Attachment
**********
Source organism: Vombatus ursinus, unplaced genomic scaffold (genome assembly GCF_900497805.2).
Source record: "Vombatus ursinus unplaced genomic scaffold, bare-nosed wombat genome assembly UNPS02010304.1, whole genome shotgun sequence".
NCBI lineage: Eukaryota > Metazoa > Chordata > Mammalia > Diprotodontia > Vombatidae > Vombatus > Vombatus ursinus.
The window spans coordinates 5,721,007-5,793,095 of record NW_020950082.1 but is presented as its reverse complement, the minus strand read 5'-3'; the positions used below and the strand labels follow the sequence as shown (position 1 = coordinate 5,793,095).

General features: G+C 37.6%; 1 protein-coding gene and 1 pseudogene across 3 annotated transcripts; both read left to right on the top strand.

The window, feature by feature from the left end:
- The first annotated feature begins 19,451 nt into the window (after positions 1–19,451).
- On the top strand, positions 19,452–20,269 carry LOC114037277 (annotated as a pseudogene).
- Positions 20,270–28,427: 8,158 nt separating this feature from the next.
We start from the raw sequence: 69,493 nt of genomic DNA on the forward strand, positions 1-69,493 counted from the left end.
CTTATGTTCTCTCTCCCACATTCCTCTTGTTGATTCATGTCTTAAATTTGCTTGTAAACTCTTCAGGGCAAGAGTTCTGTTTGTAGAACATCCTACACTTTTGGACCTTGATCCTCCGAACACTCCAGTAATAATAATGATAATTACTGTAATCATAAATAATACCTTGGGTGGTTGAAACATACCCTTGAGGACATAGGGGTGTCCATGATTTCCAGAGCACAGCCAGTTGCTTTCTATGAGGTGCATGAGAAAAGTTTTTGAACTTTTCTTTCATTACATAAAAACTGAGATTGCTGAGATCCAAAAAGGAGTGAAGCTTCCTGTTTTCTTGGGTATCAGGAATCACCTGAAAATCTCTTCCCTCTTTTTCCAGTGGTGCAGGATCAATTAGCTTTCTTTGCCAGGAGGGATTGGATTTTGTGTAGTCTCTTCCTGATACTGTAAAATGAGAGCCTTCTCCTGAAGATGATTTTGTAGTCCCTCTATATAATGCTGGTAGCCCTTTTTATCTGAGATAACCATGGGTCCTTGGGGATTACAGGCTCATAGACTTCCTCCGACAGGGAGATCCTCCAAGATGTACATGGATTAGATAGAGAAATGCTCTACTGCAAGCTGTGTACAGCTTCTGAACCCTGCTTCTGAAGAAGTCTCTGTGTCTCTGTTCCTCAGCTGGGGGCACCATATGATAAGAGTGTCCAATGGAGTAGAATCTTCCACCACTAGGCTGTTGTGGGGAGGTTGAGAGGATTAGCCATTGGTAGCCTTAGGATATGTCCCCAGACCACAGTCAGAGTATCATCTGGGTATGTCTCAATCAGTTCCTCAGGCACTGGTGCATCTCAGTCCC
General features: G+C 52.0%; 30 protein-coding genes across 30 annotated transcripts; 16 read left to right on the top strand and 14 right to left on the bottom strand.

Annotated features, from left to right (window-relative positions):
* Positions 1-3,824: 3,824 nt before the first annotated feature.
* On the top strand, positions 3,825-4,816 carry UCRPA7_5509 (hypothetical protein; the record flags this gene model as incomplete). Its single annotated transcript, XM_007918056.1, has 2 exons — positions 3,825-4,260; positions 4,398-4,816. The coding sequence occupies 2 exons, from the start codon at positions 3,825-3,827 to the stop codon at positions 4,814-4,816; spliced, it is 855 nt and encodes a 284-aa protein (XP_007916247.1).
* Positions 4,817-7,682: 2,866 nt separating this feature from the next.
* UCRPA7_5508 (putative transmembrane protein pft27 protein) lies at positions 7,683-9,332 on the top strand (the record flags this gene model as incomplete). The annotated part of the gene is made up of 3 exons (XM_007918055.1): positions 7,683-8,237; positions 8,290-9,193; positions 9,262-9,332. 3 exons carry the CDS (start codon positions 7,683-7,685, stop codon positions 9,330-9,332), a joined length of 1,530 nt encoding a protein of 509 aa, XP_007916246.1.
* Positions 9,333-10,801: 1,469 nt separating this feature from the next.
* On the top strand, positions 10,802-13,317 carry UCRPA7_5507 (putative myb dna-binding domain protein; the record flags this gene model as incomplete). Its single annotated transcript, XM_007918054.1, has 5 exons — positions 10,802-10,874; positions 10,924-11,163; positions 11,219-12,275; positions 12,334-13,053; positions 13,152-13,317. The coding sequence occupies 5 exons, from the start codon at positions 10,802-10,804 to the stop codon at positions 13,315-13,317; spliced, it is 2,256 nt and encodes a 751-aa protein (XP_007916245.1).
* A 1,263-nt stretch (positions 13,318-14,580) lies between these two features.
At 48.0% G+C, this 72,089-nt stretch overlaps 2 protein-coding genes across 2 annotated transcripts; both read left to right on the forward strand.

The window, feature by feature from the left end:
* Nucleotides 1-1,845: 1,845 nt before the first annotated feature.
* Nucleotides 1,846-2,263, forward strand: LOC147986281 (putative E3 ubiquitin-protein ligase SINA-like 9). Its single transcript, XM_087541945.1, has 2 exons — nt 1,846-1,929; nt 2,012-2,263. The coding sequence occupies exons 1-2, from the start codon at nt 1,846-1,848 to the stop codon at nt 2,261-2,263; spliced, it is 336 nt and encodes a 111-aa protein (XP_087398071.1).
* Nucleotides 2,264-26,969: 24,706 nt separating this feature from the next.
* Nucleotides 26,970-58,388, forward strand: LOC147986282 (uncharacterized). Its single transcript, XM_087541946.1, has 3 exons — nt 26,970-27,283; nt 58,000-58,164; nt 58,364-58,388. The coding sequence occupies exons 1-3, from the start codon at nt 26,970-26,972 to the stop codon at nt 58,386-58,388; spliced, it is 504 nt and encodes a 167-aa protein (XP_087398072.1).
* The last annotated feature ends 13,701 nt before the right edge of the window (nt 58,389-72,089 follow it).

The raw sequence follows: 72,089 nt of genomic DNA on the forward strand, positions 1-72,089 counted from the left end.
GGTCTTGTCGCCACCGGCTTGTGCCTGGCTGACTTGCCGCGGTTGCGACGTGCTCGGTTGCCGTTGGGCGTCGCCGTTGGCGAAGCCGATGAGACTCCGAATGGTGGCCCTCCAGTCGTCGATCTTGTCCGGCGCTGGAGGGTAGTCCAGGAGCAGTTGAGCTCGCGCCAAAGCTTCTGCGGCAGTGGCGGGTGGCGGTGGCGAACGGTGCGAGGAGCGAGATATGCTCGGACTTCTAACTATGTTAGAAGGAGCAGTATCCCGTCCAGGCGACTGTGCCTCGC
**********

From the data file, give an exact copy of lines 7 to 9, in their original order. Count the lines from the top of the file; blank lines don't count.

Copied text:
- The first annotated feature begins 19,451 nt into the window (after positions 1–19,451).
- On the top strand, positions 19,452–20,269 carry LOC114037277 (annotated as a pseudogene).
- Positions 20,270–28,427: 8,158 nt separating this feature from the next.